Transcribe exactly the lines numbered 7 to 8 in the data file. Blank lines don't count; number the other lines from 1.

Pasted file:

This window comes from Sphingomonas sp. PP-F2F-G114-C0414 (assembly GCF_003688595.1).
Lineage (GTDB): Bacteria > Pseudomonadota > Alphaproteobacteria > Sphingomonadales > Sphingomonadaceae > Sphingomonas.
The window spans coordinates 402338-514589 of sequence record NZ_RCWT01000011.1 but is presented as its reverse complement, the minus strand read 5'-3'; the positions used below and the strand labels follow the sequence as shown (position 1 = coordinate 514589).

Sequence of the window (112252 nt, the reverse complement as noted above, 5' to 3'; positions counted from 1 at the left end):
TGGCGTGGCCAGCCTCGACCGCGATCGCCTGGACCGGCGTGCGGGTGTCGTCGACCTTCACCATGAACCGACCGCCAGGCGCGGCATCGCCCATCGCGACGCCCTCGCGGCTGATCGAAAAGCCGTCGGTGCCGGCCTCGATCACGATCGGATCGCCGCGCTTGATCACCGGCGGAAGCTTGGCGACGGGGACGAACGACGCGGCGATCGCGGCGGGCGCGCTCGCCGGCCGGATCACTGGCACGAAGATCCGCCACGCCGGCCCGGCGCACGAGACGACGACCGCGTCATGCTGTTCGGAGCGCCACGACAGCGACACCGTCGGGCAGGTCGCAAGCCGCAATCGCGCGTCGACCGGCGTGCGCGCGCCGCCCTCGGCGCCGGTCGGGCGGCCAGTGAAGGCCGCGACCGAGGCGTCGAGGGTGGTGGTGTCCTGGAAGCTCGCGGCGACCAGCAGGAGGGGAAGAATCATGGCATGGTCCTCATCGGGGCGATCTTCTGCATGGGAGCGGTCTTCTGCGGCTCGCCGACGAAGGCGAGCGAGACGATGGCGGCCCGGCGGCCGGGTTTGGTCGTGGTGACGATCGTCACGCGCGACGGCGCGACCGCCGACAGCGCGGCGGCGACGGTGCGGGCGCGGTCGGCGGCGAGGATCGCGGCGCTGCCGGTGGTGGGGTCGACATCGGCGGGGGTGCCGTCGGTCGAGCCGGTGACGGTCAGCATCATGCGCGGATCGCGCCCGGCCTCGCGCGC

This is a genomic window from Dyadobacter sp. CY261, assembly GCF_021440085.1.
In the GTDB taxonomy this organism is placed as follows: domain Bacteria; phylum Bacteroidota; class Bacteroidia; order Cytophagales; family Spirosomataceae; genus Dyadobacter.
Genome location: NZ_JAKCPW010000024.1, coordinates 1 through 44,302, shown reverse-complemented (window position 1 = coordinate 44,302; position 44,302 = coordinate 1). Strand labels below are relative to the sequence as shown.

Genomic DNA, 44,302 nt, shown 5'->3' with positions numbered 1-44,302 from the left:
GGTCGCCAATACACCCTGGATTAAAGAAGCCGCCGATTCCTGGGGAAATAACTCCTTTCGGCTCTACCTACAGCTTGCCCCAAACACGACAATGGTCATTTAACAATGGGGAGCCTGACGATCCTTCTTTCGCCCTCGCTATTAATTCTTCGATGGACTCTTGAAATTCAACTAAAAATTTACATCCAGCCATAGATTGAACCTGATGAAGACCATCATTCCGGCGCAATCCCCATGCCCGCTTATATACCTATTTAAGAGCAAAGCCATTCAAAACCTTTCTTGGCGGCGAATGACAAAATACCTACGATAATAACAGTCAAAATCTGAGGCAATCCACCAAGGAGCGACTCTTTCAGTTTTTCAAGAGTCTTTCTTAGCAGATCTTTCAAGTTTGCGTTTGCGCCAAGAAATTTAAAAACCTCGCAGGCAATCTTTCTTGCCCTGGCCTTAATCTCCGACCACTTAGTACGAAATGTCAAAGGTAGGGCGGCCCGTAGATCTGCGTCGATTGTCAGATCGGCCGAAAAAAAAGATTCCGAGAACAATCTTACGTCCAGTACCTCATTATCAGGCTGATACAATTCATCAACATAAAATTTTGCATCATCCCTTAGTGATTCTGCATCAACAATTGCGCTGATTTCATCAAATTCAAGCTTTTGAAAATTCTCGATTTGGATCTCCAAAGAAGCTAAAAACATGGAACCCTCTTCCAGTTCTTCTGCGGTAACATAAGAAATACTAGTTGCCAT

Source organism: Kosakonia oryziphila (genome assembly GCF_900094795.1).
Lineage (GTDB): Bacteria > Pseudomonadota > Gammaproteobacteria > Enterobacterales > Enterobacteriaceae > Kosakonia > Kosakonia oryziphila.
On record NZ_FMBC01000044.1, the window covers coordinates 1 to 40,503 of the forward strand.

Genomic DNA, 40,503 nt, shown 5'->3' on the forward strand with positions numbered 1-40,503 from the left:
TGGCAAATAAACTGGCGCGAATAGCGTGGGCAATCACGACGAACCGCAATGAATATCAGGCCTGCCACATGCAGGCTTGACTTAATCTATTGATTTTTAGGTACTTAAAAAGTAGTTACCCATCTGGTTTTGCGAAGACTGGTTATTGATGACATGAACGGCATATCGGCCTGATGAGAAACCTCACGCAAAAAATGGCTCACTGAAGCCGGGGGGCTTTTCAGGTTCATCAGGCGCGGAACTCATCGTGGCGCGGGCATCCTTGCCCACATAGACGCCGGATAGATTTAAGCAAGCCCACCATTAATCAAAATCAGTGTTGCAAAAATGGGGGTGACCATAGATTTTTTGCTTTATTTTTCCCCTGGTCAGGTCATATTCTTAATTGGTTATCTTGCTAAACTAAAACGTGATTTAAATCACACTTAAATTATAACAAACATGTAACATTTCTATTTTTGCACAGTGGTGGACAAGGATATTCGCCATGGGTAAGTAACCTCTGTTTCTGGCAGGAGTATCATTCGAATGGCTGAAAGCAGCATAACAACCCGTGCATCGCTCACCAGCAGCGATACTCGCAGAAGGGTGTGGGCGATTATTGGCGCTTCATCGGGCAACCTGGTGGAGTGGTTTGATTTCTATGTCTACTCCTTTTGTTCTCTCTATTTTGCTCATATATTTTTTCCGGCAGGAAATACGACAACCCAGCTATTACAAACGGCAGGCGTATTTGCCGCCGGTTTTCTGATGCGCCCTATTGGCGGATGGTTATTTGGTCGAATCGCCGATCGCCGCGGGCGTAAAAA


In the GTDB taxonomy this organism is placed as follows: domain Bacteria; phylum Bacteroidota; class Bacteroidia; order Cytophagales; family Spirosomataceae; genus Dyadobacter.
Genome location: NZ_JAKCPW010000024.1, coordinates 1 through 44,302, shown reverse-complemented (window position 1 = coordinate 44,302; position 44,302 = coordinate 1). Strand labels below are relative to the sequence as shown.